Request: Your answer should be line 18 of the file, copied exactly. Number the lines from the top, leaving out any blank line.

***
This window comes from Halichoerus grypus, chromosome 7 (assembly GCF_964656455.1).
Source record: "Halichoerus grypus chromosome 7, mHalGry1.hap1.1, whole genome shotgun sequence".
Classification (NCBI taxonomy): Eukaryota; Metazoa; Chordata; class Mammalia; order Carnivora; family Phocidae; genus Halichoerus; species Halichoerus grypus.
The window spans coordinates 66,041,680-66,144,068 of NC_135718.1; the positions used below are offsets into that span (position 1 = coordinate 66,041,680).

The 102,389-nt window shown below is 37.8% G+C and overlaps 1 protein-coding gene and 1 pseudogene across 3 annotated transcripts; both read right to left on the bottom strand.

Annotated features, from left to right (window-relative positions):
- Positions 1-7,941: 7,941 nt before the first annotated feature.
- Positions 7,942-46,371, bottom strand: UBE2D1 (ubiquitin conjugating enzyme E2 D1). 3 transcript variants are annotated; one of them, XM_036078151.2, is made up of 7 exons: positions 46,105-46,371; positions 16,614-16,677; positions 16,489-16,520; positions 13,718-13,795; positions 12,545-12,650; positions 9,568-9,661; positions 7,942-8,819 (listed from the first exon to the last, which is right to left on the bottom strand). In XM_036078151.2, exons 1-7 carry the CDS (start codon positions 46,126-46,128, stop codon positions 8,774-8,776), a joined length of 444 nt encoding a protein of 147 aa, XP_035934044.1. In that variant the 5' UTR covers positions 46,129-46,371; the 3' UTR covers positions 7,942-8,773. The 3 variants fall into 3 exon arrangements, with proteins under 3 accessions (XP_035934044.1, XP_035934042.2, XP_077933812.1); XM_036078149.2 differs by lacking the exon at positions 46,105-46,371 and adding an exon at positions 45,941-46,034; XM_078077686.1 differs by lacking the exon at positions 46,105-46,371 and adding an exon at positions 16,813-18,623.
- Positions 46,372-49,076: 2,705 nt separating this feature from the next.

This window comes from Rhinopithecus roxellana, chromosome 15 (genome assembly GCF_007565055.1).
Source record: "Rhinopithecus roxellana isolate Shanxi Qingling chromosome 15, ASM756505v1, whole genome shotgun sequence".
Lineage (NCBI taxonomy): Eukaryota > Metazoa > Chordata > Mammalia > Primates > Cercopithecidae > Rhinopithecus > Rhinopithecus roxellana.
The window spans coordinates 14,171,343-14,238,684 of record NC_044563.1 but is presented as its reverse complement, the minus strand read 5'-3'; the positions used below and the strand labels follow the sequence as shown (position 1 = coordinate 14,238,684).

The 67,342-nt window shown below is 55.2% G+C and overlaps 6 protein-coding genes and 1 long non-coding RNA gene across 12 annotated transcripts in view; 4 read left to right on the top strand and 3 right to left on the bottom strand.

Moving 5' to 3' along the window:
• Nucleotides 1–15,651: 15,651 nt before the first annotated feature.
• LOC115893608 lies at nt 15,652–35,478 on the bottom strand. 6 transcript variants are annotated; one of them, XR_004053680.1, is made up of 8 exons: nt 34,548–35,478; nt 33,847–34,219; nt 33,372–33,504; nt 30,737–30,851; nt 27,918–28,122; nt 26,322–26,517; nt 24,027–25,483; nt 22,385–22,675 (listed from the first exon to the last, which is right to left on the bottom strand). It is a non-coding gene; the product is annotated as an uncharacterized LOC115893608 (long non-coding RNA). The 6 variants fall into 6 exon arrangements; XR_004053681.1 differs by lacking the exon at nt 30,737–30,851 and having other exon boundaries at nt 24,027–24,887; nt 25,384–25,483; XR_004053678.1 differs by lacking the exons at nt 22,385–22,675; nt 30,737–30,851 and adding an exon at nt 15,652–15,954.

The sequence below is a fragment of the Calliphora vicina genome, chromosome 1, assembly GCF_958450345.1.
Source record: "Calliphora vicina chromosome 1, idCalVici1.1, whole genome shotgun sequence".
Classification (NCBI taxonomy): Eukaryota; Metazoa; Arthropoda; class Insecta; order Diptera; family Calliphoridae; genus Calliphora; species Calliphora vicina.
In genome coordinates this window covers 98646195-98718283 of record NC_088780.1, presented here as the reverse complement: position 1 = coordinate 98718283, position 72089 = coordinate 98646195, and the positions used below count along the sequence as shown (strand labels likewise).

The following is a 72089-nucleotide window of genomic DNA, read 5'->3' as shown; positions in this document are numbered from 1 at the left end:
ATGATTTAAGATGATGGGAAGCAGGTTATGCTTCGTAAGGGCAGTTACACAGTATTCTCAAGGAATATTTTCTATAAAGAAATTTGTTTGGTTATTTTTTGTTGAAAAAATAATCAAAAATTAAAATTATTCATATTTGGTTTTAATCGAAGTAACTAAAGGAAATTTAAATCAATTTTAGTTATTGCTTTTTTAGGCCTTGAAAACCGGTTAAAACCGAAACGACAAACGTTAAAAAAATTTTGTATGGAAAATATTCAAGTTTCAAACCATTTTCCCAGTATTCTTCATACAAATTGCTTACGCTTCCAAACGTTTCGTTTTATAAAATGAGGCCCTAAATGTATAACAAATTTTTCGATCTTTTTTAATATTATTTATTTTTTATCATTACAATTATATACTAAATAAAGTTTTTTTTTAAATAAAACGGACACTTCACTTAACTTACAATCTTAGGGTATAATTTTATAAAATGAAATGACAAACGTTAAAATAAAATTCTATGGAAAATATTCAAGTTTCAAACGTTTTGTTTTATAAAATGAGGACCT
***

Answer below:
The sequence below is a fragment of the Calliphora vicina genome, chromosome 1, assembly GCF_958450345.1.